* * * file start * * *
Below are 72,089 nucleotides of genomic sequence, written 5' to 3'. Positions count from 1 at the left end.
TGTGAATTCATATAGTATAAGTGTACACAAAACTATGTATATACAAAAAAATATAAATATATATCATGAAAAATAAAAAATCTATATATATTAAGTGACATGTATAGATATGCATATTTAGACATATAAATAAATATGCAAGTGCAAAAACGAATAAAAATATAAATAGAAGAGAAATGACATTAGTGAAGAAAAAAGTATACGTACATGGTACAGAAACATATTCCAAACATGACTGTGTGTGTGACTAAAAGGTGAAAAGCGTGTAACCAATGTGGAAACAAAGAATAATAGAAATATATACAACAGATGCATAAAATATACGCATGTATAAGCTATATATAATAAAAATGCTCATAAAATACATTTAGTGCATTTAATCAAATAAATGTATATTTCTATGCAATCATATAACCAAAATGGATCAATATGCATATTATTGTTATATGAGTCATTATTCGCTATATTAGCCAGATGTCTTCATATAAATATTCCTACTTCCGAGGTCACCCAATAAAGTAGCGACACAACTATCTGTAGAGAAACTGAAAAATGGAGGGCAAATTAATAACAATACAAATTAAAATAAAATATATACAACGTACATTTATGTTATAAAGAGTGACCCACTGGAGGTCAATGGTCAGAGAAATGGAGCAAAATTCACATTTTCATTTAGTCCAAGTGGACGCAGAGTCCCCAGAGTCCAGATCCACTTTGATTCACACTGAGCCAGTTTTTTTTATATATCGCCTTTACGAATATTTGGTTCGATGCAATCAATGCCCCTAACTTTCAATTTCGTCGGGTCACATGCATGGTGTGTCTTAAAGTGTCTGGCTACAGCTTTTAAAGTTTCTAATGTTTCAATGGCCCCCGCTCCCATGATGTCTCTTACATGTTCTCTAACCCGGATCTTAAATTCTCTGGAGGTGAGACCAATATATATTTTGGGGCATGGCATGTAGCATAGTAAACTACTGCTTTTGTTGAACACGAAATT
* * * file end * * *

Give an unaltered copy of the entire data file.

Below are 72,089 nucleotides of genomic sequence, written 5' to 3'. Positions count from 1 at the left end.
TGTGAATTCATATAGTATAAGTGTACACAAAACTATGTATATACAAAAAAATATAAATATATATCATGAAAAATAAAAAATCTATATATATTAAGTGACATGTATAGATATGCATATTTAGACATATAAATAAATATGCAAGTGCAAAAACGAATAAAAATATAAATAGAAGAGAAATGACATTAGTGAAGAAAAAAGTATACGTACATGGTACAGAAACATATTCCAAACATGACTGTGTGTGTGACTAAAAGGTGAAAAGCGTGTAACCAATGTGGAAACAAAGAATAATAGAAATATATACAACAGATGCATAAAATATACGCATGTATAAGCTATATATAATAAAAATGCTCATAAAATACATTTAGTGCATTTAATCAAATAAATGTATATTTCTATGCAATCATATAACCAAAATGGATCAATATGCATATTATTGTTATATGAGTCATTATTCGCTATATTAGCCAGATGTCTTCATATAAATATTCCTACTTCCGAGGTCACCCAATAAAGTAGCGACACAACTATCTGTAGAGAAACTGAAAAATGGAGGGCAAATTAATAACAATACAAATTAAAATAAAATATATACAACGTACATTTATGTTATAAAGAGTGACCCACTGGAGGTCAATGGTCAGAGAAATGGAGCAAAATTCACATTTTCATTTAGTCCAAGTGGACGCAGAGTCCCCAGAGTCCAGATCCACTTTGATTCACACTGAGCCAGTTTTTTTTATATATCGCCTTTACGAATATTTGGTTCGATGCAATCAATGCCCCTAACTTTCAATTTCGTCGGGTCACATGCATGGTGTGTCTTAAAGTGTCTGGCTACAGCTTTTAAAGTTTCTAATGTTTCAATGGCCCCCGCTCCCATGATGTCTCTTACATGTTCTCTAACCCGGATCTTAAATTCTCTGGAGGTGAGACCAATATATATTTTGGGGCATGGCATGTAGCATAGTAAACTACTGCTTTTGTTGAACACGAAATT